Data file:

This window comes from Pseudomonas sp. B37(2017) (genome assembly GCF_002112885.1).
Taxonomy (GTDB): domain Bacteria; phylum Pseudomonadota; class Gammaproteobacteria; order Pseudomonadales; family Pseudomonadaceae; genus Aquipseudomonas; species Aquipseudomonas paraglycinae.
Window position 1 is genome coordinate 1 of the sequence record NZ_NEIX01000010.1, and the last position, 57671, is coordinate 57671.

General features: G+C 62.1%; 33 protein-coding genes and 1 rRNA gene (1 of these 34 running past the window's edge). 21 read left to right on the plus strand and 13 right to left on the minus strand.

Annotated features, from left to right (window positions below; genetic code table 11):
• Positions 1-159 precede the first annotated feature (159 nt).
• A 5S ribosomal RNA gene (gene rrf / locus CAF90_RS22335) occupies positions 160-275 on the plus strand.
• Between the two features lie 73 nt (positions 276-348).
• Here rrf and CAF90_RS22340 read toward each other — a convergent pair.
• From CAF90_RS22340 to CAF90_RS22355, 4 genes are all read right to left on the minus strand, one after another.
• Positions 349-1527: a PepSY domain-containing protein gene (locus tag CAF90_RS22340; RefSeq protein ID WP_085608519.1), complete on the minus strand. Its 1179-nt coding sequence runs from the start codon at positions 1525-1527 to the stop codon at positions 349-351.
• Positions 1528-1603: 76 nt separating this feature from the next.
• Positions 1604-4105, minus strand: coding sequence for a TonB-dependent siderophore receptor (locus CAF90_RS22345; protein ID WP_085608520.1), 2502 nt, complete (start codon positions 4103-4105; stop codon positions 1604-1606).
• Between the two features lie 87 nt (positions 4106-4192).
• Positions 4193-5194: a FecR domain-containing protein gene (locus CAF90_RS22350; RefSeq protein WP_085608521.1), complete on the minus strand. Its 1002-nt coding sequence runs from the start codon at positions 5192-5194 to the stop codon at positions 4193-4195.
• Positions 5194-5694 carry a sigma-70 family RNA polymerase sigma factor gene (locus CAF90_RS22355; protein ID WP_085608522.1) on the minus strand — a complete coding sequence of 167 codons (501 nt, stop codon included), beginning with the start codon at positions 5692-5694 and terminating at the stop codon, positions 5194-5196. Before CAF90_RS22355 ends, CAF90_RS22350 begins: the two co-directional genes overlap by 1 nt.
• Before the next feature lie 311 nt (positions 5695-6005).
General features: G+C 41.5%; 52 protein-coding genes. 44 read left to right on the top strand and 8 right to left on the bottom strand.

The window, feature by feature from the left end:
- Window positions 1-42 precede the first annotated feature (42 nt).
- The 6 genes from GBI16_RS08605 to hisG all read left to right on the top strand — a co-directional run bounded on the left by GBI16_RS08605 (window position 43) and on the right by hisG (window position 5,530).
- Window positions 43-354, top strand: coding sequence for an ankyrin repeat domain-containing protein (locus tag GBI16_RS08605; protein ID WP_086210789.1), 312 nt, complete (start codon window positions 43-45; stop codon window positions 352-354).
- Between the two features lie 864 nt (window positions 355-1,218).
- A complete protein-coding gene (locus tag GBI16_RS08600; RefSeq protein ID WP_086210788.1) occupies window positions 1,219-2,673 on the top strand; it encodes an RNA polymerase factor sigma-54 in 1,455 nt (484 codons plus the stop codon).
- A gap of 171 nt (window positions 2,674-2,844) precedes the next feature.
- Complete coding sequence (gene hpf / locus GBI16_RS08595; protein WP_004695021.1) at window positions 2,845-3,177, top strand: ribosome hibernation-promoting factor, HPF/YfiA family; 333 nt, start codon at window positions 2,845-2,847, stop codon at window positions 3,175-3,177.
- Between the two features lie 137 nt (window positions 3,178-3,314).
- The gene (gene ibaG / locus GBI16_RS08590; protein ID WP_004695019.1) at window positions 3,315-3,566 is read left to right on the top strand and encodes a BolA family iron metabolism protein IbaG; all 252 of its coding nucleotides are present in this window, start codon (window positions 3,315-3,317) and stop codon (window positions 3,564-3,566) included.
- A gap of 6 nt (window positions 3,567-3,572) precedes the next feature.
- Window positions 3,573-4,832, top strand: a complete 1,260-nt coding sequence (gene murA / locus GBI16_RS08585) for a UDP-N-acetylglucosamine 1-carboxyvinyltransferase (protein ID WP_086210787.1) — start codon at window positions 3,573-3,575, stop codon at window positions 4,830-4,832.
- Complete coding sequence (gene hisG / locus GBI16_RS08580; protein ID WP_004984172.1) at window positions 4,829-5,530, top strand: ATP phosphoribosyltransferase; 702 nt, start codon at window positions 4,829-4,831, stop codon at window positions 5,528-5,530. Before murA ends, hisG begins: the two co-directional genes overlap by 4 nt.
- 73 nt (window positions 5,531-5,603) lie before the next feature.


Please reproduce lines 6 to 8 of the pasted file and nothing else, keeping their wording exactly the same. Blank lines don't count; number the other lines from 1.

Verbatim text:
• Positions 1-159 precede the first annotated feature (159 nt).
• A 5S ribosomal RNA gene (gene rrf / locus CAF90_RS22335) occupies positions 160-275 on the plus strand.
• Between the two features lie 73 nt (positions 276-348).